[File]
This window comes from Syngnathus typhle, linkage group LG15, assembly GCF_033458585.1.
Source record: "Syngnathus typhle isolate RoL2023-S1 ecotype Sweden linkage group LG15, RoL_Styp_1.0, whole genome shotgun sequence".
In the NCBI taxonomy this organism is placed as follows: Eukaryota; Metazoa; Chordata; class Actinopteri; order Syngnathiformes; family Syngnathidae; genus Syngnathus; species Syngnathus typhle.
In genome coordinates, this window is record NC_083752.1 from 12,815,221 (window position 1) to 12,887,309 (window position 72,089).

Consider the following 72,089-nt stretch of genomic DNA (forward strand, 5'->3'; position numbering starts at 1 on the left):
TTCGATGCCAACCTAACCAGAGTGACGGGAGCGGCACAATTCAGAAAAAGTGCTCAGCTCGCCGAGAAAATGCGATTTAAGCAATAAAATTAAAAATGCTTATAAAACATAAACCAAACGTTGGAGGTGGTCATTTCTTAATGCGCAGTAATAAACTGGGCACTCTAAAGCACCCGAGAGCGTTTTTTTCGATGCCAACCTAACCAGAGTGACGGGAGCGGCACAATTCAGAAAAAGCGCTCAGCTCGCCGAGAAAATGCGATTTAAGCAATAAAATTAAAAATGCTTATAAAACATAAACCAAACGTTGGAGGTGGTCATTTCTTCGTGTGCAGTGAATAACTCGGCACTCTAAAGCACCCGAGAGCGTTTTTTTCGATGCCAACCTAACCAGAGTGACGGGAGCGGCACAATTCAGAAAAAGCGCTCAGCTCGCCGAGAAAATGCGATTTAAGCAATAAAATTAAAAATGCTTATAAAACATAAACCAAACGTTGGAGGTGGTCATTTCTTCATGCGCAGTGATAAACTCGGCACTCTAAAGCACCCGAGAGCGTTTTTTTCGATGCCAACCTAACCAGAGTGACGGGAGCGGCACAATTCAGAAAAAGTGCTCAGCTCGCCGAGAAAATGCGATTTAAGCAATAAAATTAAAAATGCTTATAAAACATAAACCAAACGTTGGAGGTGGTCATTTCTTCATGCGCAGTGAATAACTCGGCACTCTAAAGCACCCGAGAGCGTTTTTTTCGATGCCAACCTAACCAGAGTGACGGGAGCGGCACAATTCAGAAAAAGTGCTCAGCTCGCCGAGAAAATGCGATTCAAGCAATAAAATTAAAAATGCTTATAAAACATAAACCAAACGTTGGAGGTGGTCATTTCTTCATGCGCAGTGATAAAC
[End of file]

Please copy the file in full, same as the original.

This window comes from Syngnathus typhle, linkage group LG15, assembly GCF_033458585.1.
Source record: "Syngnathus typhle isolate RoL2023-S1 ecotype Sweden linkage group LG15, RoL_Styp_1.0, whole genome shotgun sequence".
In the NCBI taxonomy this organism is placed as follows: Eukaryota; Metazoa; Chordata; class Actinopteri; order Syngnathiformes; family Syngnathidae; genus Syngnathus; species Syngnathus typhle.
In genome coordinates, this window is record NC_083752.1 from 12,815,221 (window position 1) to 12,887,309 (window position 72,089).

Consider the following 72,089-nt stretch of genomic DNA (forward strand, 5'->3'; position numbering starts at 1 on the left):
TTCGATGCCAACCTAACCAGAGTGACGGGAGCGGCACAATTCAGAAAAAGTGCTCAGCTCGCCGAGAAAATGCGATTTAAGCAATAAAATTAAAAATGCTTATAAAACATAAACCAAACGTTGGAGGTGGTCATTTCTTAATGCGCAGTAATAAACTGGGCACTCTAAAGCACCCGAGAGCGTTTTTTTCGATGCCAACCTAACCAGAGTGACGGGAGCGGCACAATTCAGAAAAAGCGCTCAGCTCGCCGAGAAAATGCGATTTAAGCAATAAAATTAAAAATGCTTATAAAACATAAACCAAACGTTGGAGGTGGTCATTTCTTCGTGTGCAGTGAATAACTCGGCACTCTAAAGCACCCGAGAGCGTTTTTTTCGATGCCAACCTAACCAGAGTGACGGGAGCGGCACAATTCAGAAAAAGCGCTCAGCTCGCCGAGAAAATGCGATTTAAGCAATAAAATTAAAAATGCTTATAAAACATAAACCAAACGTTGGAGGTGGTCATTTCTTCATGCGCAGTGATAAACTCGGCACTCTAAAGCACCCGAGAGCGTTTTTTTCGATGCCAACCTAACCAGAGTGACGGGAGCGGCACAATTCAGAAAAAGTGCTCAGCTCGCCGAGAAAATGCGATTTAAGCAATAAAATTAAAAATGCTTATAAAACATAAACCAAACGTTGGAGGTGGTCATTTCTTCATGCGCAGTGAATAACTCGGCACTCTAAAGCACCCGAGAGCGTTTTTTTCGATGCCAACCTAACCAGAGTGACGGGAGCGGCACAATTCAGAAAAAGTGCTCAGCTCGCCGAGAAAATGCGATTCAAGCAATAAAATTAAAAATGCTTATAAAACATAAACCAAACGTTGGAGGTGGTCATTTCTTCATGCGCAGTGATAAAC